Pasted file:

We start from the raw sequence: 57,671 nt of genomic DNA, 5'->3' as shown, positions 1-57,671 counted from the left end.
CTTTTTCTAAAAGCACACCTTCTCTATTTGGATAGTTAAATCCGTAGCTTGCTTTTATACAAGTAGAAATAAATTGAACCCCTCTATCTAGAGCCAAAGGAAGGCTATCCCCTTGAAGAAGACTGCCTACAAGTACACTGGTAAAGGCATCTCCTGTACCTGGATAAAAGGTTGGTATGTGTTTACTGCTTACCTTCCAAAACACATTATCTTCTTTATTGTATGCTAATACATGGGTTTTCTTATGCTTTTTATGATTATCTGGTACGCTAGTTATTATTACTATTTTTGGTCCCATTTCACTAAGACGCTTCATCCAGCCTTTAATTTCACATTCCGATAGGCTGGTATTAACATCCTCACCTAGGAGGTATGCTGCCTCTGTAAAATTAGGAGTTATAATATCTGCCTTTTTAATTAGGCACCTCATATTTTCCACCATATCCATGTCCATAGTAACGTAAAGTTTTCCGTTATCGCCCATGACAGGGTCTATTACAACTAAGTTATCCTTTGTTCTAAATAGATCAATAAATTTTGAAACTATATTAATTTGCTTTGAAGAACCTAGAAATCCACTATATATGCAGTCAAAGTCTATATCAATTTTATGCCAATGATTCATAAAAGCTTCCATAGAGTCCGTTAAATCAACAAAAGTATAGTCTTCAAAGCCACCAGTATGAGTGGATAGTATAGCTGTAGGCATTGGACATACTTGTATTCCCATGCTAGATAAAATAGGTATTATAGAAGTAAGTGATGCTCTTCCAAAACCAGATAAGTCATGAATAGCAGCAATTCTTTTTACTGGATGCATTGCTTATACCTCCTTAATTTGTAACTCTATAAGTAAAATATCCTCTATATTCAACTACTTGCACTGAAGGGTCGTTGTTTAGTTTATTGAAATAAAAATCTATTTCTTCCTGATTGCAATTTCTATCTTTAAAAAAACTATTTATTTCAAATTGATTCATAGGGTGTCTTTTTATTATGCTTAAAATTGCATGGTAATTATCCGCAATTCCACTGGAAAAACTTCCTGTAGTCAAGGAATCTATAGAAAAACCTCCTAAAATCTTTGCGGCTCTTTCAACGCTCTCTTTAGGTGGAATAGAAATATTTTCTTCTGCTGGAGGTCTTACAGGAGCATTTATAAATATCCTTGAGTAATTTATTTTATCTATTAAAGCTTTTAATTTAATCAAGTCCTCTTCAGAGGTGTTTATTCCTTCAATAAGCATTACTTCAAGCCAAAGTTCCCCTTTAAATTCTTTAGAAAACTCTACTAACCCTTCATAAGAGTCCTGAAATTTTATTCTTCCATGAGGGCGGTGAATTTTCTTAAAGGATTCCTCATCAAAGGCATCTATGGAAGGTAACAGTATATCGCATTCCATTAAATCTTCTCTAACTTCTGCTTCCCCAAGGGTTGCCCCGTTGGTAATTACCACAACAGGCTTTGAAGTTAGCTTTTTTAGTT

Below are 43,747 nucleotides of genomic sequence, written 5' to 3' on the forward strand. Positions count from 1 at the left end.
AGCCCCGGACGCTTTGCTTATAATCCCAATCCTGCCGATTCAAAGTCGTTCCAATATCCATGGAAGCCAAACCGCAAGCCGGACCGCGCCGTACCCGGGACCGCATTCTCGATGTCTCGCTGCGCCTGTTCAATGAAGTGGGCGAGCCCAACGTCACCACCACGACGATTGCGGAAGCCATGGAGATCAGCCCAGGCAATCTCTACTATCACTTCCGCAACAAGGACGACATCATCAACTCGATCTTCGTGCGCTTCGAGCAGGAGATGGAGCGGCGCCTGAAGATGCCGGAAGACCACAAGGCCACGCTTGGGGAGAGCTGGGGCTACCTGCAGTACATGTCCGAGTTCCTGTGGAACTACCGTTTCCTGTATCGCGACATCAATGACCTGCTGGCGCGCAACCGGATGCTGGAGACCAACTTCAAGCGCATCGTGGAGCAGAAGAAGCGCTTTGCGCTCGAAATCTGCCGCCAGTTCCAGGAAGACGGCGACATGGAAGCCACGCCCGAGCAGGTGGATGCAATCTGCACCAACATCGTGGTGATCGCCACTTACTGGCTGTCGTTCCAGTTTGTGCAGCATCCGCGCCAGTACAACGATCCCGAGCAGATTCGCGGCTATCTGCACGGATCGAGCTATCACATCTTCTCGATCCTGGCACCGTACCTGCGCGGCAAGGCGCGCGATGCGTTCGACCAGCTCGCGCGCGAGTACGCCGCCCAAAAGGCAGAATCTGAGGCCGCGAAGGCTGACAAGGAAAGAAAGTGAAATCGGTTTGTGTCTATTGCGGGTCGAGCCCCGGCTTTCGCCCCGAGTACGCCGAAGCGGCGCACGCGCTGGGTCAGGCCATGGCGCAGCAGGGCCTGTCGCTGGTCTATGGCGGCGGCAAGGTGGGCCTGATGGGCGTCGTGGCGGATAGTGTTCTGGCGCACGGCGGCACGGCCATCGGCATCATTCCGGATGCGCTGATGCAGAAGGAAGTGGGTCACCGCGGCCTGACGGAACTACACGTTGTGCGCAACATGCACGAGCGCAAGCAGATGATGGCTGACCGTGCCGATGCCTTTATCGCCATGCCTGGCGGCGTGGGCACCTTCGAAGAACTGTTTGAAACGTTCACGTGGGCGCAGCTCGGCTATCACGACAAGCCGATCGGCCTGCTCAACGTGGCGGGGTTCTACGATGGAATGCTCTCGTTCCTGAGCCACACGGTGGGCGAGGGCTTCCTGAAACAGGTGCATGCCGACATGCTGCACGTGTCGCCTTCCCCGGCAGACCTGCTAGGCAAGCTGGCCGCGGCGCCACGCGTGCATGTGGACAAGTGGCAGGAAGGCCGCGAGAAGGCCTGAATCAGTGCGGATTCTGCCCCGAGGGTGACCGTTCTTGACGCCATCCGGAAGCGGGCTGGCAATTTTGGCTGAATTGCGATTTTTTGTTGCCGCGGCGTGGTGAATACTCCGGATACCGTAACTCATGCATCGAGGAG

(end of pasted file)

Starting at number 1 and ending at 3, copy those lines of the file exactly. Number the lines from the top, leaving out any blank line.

We start from the raw sequence: 57,671 nt of genomic DNA, 5'->3' as shown, positions 1-57,671 counted from the left end.
CTTTTTCTAAAAGCACACCTTCTCTATTTGGATAGTTAAATCCGTAGCTTGCTTTTATACAAGTAGAAATAAATTGAACCCCTCTATCTAGAGCCAAAGGAAGGCTATCCCCTTGAAGAAGACTGCCTACAAGTACACTGGTAAAGGCATCTCCTGTACCTGGATAAAAGGTTGGTATGTGTTTACTGCTTACCTTCCAAAACACATTATCTTCTTTATTGTATGCTAATACATGGGTTTTCTTATGCTTTTTATGATTATCTGGTACGCTAGTTATTATTACTATTTTTGGTCCCATTTCACTAAGACGCTTCATCCAGCCTTTAATTTCACATTCCGATAGGCTGGTATTAACATCCTCACCTAGGAGGTATGCTGCCTCTGTAAAATTAGGAGTTATAATATCTGCCTTTTTAATTAGGCACCTCATATTTTCCACCATATCCATGTCCATAGTAACGTAAAGTTTTCCGTTATCGCCCATGACAGGGTCTATTACAACTAAGTTATCCTTTGTTCTAAATAGATCAATAAATTTTGAAACTATATTAATTTGCTTTGAAGAACCTAGAAATCCACTATATATGCAGTCAAAGTCTATATCAATTTTATGCCAATGATTCATAAAAGCTTCCATAGAGTCCGTTAAATCAACAAAAGTATAGTCTTCAAAGCCACCAGTATGAGTGGATAGTATAGCTGTAGGCATTGGACATACTTGTATTCCCATGCTAGATAAAATAGGTATTATAGAAGTAAGTGATGCTCTTCCAAAACCAGATAAGTCATGAATAGCAGCAATTCTTTTTACTGGATGCATTGCTTATACCTCCTTAATTTGTAACTCTATAAGTAAAATATCCTCTATATTCAACTACTTGCACTGAAGGGTCGTTGTTTAGTTTATTGAAATAAAAATCTATTTCTTCCTGATTGCAATTTCTATCTTTAAAAAAACTATTTATTTCAAATTGATTCATAGGGTGTCTTTTTATTATGCTTAAAATTGCATGGTAATTATCCGCAATTCCACTGGAAAAACTTCCTGTAGTCAAGGAATCTATAGAAAAACCTCCTAAAATCTTTGCGGCTCTTTCAACGCTCTCTTTAGGTGGAATAGAAATATTTTCTTCTGCTGGAGGTCTTACAGGAGCATTTATAAATATCCTTGAGTAATTTATTTTATCTATTAAAGCTTTTAATTTAATCAAGTCCTCTTCAGAGGTGTTTATTCCTTCAATAAGCATTACTTCAAGCCAAAGTTCCCCTTTAAATTCTTTAGAAAACTCTACTAACCCTTCATAAGAGTCCTGAAATTTTATTCTTCCATGAGGGCGGTGAATTTTCTTAAAGGATTCCTCATCAAAGGCATCTATGGAAGGTAACAGTATATCGCATTCCATTAAATCTTCTCTAACTTCTGCTTCCCCAAGGGTTGCCCCGTTGGTAATTACCACAACAGGCTTTGAAGTTAGCTTTTTTAGTT

Below are 43,747 nucleotides of genomic sequence, written 5' to 3' on the forward strand. Positions count from 1 at the left end.